Since 1925, a 40 foot cross was erected in Bladensburg, Maryland–a DC suburb–a memorial for local men killed in the first world war. Several years ago, three local residents and the American Humanist Association demanded the cross be removed. They were offended, you see, and when one is offended by anything these days, their offense must be recognized, honored and praised. Nothing and no one has greater moral standing and superiority than any member of the perpetually aggrieved class, because they’re offended, damn it, and everyone who is not just isn’t sufficiently woke! They probably voted for Trump too, and they’re racists, and shut up.
I always tell my students, on our first day together at the beginning of each year, there is no such thing as a right never to be exposed to something with which they might disagree. If we are to have a polite, civil society, it must ever be thus, or our discourse is defined by the narrow limits imposed by the angriest, most paranoid, partisan, cruel, malicious, stupid and most easily offended among us. Consider the feelings of others, of course. Be polite and kind, but there are limits.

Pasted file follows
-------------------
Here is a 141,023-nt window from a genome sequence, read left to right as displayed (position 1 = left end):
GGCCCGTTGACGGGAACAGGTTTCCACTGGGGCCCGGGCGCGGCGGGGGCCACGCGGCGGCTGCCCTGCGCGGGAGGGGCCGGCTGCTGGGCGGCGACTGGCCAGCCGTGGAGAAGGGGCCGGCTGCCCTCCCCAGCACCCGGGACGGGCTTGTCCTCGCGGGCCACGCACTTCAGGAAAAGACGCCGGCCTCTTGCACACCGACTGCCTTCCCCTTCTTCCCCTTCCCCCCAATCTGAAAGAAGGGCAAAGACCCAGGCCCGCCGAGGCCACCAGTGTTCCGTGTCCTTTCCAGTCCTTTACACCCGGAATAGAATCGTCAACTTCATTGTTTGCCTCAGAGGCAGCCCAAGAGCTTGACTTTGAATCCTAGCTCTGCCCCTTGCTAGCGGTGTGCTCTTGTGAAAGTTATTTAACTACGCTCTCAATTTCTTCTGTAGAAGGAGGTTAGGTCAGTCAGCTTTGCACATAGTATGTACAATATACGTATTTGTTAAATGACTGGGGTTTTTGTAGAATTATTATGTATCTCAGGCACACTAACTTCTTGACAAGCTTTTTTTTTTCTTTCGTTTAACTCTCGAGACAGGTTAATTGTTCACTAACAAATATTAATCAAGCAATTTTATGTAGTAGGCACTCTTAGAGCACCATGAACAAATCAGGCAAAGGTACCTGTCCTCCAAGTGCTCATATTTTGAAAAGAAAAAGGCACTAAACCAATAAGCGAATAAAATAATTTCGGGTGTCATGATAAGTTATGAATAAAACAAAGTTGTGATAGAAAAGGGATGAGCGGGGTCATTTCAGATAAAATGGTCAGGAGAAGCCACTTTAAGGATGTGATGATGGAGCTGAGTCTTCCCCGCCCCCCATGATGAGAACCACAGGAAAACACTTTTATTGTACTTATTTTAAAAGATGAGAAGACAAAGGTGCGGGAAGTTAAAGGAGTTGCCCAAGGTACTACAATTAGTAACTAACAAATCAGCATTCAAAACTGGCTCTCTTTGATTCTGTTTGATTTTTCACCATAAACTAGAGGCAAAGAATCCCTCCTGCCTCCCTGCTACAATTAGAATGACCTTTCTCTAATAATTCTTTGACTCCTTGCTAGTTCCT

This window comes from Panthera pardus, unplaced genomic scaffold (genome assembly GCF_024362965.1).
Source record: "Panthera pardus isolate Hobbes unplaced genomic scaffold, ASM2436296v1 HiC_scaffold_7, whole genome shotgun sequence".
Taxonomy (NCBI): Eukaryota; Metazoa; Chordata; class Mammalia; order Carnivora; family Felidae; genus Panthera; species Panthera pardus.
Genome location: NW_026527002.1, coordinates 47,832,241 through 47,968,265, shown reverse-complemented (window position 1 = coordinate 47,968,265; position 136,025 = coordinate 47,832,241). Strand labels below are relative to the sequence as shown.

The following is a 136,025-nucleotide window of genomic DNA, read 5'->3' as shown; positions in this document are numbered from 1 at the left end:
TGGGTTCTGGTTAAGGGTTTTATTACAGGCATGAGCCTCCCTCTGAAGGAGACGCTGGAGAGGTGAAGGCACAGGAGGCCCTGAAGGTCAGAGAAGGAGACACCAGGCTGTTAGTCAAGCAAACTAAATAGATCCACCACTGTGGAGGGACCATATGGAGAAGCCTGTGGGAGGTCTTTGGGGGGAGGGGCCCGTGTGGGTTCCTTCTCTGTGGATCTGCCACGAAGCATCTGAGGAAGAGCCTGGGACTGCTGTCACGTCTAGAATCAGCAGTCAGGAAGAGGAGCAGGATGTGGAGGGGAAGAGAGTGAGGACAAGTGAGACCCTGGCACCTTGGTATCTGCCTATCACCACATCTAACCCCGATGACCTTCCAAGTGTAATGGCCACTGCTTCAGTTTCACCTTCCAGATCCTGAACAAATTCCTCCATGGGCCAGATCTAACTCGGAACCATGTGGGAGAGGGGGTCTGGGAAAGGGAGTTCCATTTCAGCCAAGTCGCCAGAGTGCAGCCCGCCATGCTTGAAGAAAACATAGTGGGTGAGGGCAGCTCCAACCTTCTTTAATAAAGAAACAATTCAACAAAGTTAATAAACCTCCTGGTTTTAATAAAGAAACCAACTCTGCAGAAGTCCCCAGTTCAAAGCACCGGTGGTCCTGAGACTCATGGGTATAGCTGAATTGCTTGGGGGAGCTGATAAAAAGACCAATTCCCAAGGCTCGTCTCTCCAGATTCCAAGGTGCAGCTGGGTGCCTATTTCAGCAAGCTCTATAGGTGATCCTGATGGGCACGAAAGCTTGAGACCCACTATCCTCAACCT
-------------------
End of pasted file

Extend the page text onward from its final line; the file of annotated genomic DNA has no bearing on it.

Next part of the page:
The Fourth Circuit Court of Appeals, buying the “offended observer” theory of standing, agreed with the offended, and ordered the cross removed. The Offended Observer” theory is a way around the Constitution and the law, allowing anyone and everyone with a grievance to indiscriminately sue. It’s a particularly pernicious perversion (did you like the alliteration? It just happened…) of the law, because it gives anyone, well intentioned or not, the ability to cause havoc when they have suffered nothing, other than the horror that comes with deciding they don’t like the sight or existence of something. That any court of appeals would go along with it demonstrates just how low our system of justice has fallen.